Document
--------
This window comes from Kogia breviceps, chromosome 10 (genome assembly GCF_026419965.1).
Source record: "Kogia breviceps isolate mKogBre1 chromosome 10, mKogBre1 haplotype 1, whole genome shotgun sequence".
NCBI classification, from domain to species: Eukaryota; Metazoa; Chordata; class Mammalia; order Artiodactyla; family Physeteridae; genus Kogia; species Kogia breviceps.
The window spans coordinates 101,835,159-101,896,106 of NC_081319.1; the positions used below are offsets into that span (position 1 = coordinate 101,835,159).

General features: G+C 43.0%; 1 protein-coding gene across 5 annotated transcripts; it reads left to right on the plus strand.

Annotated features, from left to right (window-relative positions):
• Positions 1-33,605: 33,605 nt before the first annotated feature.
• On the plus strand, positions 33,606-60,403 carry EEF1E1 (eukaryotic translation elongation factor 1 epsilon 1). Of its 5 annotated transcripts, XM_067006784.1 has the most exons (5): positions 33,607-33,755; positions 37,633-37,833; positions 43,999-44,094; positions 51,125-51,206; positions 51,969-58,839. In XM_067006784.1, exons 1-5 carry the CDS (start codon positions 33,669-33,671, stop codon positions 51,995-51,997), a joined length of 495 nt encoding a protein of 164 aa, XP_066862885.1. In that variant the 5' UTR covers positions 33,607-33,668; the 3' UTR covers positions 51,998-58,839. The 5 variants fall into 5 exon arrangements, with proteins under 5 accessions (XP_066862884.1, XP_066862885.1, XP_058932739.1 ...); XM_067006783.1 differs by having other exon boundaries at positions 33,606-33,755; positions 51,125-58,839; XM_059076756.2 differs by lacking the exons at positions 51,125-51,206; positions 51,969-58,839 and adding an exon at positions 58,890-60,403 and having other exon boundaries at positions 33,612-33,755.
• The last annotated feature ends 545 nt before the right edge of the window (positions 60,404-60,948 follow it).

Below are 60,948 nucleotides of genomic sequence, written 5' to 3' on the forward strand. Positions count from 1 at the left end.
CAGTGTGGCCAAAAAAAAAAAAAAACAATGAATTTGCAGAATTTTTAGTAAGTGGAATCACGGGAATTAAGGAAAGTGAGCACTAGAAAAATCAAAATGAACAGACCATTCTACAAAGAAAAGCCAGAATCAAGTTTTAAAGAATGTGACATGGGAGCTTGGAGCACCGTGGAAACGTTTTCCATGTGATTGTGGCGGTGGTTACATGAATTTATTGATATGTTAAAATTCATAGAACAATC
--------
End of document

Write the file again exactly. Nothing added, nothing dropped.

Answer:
This window comes from Kogia breviceps, chromosome 10 (genome assembly GCF_026419965.1).
Source record: "Kogia breviceps isolate mKogBre1 chromosome 10, mKogBre1 haplotype 1, whole genome shotgun sequence".
NCBI classification, from domain to species: Eukaryota; Metazoa; Chordata; class Mammalia; order Artiodactyla; family Physeteridae; genus Kogia; species Kogia breviceps.
The window spans coordinates 101,835,159-101,896,106 of NC_081319.1; the positions used below are offsets into that span (position 1 = coordinate 101,835,159).

General features: G+C 43.0%; 1 protein-coding gene across 5 annotated transcripts; it reads left to right on the plus strand.

Annotated features, from left to right (window-relative positions):
• Positions 1-33,605: 33,605 nt before the first annotated feature.
• On the plus strand, positions 33,606-60,403 carry EEF1E1 (eukaryotic translation elongation factor 1 epsilon 1). Of its 5 annotated transcripts, XM_067006784.1 has the most exons (5): positions 33,607-33,755; positions 37,633-37,833; positions 43,999-44,094; positions 51,125-51,206; positions 51,969-58,839. In XM_067006784.1, exons 1-5 carry the CDS (start codon positions 33,669-33,671, stop codon positions 51,995-51,997), a joined length of 495 nt encoding a protein of 164 aa, XP_066862885.1. In that variant the 5' UTR covers positions 33,607-33,668; the 3' UTR covers positions 51,998-58,839. The 5 variants fall into 5 exon arrangements, with proteins under 5 accessions (XP_066862884.1, XP_066862885.1, XP_058932739.1 ...); XM_067006783.1 differs by having other exon boundaries at positions 33,606-33,755; positions 51,125-58,839; XM_059076756.2 differs by lacking the exons at positions 51,125-51,206; positions 51,969-58,839 and adding an exon at positions 58,890-60,403 and having other exon boundaries at positions 33,612-33,755.
• The last annotated feature ends 545 nt before the right edge of the window (positions 60,404-60,948 follow it).

Below are 60,948 nucleotides of genomic sequence, written 5' to 3' on the forward strand. Positions count from 1 at the left end.
CAGTGTGGCCAAAAAAAAAAAAAAACAATGAATTTGCAGAATTTTTAGTAAGTGGAATCACGGGAATTAAGGAAAGTGAGCACTAGAAAAATCAAAATGAACAGACCATTCTACAAAGAAAAGCCAGAATCAAGTTTTAAAGAATGTGACATGGGAGCTTGGAGCACCGTGGAAACGTTTTCCATGTGATTGTGGCGGTGGTTACATGAATTTATTGATATGTTAAAATTCATAGAACAATC